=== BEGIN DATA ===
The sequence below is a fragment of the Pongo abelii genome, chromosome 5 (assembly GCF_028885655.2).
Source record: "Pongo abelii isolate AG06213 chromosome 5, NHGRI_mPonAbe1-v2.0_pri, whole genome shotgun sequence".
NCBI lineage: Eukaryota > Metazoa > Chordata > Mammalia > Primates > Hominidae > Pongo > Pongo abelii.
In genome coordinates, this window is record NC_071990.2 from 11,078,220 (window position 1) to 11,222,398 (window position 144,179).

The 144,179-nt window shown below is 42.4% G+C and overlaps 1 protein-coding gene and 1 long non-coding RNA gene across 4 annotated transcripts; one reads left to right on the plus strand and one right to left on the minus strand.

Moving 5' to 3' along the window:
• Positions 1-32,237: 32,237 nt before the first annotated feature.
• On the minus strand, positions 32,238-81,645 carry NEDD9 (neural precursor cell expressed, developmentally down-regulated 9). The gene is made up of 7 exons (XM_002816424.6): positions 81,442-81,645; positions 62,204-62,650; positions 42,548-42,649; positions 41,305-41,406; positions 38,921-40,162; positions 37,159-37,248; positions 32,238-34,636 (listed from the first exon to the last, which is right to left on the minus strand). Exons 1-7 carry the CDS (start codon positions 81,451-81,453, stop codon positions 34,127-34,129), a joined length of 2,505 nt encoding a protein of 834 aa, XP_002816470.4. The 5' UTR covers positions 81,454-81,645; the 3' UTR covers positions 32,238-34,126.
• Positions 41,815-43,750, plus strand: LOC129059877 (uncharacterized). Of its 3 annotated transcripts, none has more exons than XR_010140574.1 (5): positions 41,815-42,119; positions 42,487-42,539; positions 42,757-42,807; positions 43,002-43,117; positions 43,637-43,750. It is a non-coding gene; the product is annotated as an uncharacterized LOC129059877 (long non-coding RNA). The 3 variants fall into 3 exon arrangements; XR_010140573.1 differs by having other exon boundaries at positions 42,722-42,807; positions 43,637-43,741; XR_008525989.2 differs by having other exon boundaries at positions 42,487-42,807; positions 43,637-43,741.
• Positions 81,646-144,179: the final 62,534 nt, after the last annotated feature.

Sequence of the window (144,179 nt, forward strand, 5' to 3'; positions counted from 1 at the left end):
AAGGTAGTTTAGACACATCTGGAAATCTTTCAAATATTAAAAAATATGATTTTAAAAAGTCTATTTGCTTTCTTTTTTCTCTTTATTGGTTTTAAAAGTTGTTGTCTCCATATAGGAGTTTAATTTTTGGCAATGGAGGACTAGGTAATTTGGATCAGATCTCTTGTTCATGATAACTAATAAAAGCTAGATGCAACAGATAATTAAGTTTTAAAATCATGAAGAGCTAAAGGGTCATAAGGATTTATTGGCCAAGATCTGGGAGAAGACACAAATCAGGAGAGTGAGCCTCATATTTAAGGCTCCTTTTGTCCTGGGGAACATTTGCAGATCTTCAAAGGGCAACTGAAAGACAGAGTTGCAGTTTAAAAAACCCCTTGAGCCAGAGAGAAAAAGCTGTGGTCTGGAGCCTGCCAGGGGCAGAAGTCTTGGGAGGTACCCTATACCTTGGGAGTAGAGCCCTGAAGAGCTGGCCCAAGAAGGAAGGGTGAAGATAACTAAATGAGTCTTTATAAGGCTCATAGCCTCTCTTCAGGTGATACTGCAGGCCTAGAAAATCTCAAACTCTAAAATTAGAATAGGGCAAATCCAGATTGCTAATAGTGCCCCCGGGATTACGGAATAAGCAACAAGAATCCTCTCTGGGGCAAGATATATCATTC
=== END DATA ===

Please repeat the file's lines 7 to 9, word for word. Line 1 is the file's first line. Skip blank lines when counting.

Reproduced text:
• Positions 1-32,237: 32,237 nt before the first annotated feature.
• On the minus strand, positions 32,238-81,645 carry NEDD9 (neural precursor cell expressed, developmentally down-regulated 9). The gene is made up of 7 exons (XM_002816424.6): positions 81,442-81,645; positions 62,204-62,650; positions 42,548-42,649; positions 41,305-41,406; positions 38,921-40,162; positions 37,159-37,248; positions 32,238-34,636 (listed from the first exon to the last, which is right to left on the minus strand). Exons 1-7 carry the CDS (start codon positions 81,451-81,453, stop codon positions 34,127-34,129), a joined length of 2,505 nt encoding a protein of 834 aa, XP_002816470.4. The 5' UTR covers positions 81,454-81,645; the 3' UTR covers positions 32,238-34,126.
• Positions 41,815-43,750, plus strand: LOC129059877 (uncharacterized). Of its 3 annotated transcripts, none has more exons than XR_010140574.1 (5): positions 41,815-42,119; positions 42,487-42,539; positions 42,757-42,807; positions 43,002-43,117; positions 43,637-43,750. It is a non-coding gene; the product is annotated as an uncharacterized LOC129059877 (long non-coding RNA). The 3 variants fall into 3 exon arrangements; XR_010140573.1 differs by having other exon boundaries at positions 42,722-42,807; positions 43,637-43,741; XR_008525989.2 differs by having other exon boundaries at positions 42,487-42,807; positions 43,637-43,741.